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For use only with Perreault/Cannon/ McCarthy texts, © 2009 McGraw-Hill Companies, Inc. McGraw-Hill/Irwin Chapter 7 Business and Organizational Customers.

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Presentation on theme: "For use only with Perreault/Cannon/ McCarthy texts, © 2009 McGraw-Hill Companies, Inc. McGraw-Hill/Irwin Chapter 7 Business and Organizational Customers."— Presentation transcript:

1 For use only with Perreault/Cannon/ McCarthy texts, © 2009 McGraw-Hill Companies, Inc. McGraw-Hill/Irwin Chapter 7 Business and Organizational Customers and Their Buying Behavior

2 1.Describe who the business and organizational buyers are. 2.See why business and organizational purchase decisions often involve multiple influences. 3.Understand the problem-solving behavior of organizational buyers, and how they get market information. 4.Understand the different types of buyer-seller relationships and their benefits and limitations At the end of this presentation, you should be able to:

3 5.Know about the number and distribution of manufacturers and why they are an important customer group. 6.Know how buying by service firms, retailers, wholesalers, and governments is similar to— and different from—buying by manufacturers. At the end of this presentation, you should be able to:

4 Understand Business & Organizational Customers for Marketing Strategy (Exhibit 7-1)

5 Organizational Customers Differences between organizational customers & final consumers Purchase criteria & specifications Multiple buying influence Problem-solving process B2B e-commerce Buyer-seller relationships Key characteristics of specific types of organizational customers Manufacturers Producers of services Retailers & wholesalers Government units Understanding Business & Organizational Customers for Marketing Strategy (Exhibit 7-1) CH 7: Buying Behavior of Business & Organizational Customers

6 Federal State and Local Federal State and Local Governments Wholesalers Retailers Wholesalers Retailers Intermediaries Manufacturers Farms, mines, etc. Financial Institutions Other providers Manufacturers Farms, mines, etc. Financial Institutions Other providers Producers National Local National Local Nonprofits Business and Organizational Customers – A Big Opportunity –buy for resale or to produce other good and services. All Business & Organizational Customers

7 © 2009 McGraw-Hill Companies, Inc., McGraw-Hill/Irwin Business and Organizational Customers

8 Serving Small Business Customers

9 Organizational Customers Are Different

10 © 2009 McGraw-Hill Companies, Inc., McGraw-Hill/Irwin Serving International Markets

11 Specifications Describe the Need Quality Certification - ISO 9000 Quality Certification - ISO 9000 Specifications and Quality

12 Many Different People May Influence a Decision (Exhibit 7-2) Gatekeepers— Information Gatekeepers— Information Buying Center Deciders—select Suppliers Deciders—select Suppliers Influencers— specifications Influencers— specifications Users Buyers—arranging terms of sale Buyers—arranging terms of sale

13 Mary is a receptionist for a group of seven physicians. As she controls the calendars for the physicians, any sales representatives from pharmaceutical companies wanting to call on the physicians have to go through Mary. As a result, it is very important for sales reps to cultivate a good relationship with her. In the buying center, Mary would be best described as a: A. buyer. B. user. C. influencer. D. gatekeeper. E. decider. Checking Your Knowledge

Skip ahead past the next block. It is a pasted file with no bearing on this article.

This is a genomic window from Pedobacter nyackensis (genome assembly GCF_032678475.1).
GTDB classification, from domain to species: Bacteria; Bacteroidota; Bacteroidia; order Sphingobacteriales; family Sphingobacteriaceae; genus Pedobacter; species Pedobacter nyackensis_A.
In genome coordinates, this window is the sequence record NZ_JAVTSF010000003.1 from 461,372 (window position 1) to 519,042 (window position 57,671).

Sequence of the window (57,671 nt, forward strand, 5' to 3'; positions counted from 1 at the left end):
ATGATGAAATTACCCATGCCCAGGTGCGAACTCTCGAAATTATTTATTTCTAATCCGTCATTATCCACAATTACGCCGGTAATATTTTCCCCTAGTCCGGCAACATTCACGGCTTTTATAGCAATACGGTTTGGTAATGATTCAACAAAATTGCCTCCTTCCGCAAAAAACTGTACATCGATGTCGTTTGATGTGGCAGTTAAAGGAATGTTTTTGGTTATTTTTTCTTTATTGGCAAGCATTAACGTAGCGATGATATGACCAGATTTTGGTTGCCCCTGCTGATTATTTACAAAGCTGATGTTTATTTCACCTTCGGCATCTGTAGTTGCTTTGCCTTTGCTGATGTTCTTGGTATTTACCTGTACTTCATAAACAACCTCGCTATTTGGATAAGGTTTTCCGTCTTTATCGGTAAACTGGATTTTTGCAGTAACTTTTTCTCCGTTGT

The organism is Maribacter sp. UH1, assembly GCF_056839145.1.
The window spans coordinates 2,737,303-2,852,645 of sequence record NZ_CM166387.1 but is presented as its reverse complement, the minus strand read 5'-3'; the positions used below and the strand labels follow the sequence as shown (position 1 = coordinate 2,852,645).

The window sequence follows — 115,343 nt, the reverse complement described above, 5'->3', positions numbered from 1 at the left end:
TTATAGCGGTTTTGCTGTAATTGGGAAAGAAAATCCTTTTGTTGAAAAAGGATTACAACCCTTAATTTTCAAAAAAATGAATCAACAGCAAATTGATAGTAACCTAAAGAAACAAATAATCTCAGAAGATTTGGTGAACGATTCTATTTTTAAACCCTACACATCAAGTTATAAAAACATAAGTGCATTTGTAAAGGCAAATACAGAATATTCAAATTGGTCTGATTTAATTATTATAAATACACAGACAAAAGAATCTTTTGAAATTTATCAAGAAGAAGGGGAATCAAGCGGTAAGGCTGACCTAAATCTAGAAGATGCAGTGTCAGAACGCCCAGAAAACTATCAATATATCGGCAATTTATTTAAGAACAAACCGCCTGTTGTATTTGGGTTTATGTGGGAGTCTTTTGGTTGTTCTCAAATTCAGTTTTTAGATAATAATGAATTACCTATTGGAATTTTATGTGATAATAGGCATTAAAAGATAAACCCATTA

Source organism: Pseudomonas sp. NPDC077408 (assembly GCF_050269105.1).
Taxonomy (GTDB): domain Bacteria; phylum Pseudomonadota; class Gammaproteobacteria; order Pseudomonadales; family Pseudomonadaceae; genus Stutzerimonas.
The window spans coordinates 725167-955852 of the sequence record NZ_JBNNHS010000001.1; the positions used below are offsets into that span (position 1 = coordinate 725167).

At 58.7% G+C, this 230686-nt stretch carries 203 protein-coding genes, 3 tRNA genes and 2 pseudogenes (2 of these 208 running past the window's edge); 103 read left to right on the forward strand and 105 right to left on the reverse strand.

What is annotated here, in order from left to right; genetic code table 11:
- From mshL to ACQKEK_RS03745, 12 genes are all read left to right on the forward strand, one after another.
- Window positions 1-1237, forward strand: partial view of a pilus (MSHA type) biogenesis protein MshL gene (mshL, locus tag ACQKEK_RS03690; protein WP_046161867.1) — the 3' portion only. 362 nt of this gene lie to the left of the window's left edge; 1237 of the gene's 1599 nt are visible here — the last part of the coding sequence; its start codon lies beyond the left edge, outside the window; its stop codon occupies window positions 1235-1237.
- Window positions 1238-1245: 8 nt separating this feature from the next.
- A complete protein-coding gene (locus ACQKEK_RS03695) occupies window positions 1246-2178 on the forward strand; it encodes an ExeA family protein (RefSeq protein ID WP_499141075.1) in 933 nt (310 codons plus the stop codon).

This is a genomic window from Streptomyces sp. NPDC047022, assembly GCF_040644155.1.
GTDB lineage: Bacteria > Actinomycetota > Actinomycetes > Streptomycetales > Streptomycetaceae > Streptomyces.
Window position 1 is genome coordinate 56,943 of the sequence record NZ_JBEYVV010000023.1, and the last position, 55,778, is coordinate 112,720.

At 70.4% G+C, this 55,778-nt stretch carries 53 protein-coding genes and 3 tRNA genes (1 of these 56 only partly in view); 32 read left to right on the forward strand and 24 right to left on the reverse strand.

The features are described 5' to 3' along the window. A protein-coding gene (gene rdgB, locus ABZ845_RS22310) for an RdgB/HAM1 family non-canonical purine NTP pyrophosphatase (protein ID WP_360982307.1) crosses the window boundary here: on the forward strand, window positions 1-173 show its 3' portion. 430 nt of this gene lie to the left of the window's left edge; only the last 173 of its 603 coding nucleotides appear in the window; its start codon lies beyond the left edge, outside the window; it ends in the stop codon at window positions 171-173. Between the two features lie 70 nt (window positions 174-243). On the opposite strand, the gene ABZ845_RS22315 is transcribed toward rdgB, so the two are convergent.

14 Carl is a purchasing specialist for a large company. He has the authority to execute purchase orders or amounts up to $100,000. On a purchase order for a higher amount, Carl arranges the terms of sale, but the transaction has to be approved by the company president. In the buying center for a purchase in excess of $100,000, Carl is a _________ and the president is a _________: A. buyer; influencer. B. influencer; buyer. C. buyer; decider. D. gatekeeper; decider. E. user; influencer. Checking Your Knowledge

15 Ethical Conflicts May Arise (buyer-supplier relationships code of conduct) Vendor Analysis Considers All Influences (lower the total costs of a purchase) Behavioral Needs Are Important Too (sales representative who is uncooperative) Purchasing May Be Centralized (manage spending /achieve economies of scale) Evaluating Organizational Buying Influences

16 Characteristics Time required Multiple influences Review of suppliers Information needed Much New-Task Buying Type of Process Little None Little Straight Rebuy Much New-Task Buying Medium Some Modified Rebuy Little None Little Straight Rebuy Organizational Buyers Are Problem Solvers (Exhibit 7-4)

17 New Task Buying Requires Information Search Engines – a first step to gather information Search Engines – a first step to gather information New-Task Buying Requires Information Competitive Bids from buyers Competitive Bids from buyers Online marketplaces connect buyers & sellers Online marketplaces connect buyers & sellers Reverse Auctions foster price competition among suppliers Reverse Auctions foster price competition among suppliers

18 Jane, a sales representative for an industrial supply house, calls on a prospective business customer. The customer has an established relationship with another supplier, but says that there have been some reliability problems with deliveries. Jane seizes the opportunity to describe her company’s state-of-the-art logistics and transportation system that provides outstanding delivery reliability at low shipping costs. Jane is encouraged because her customer seems to be in a ___________ situation. A. straight rebuy B. modified rebuy C. new-task D. extensive problem-solving E. limited problem-solving Checking Your Knowledge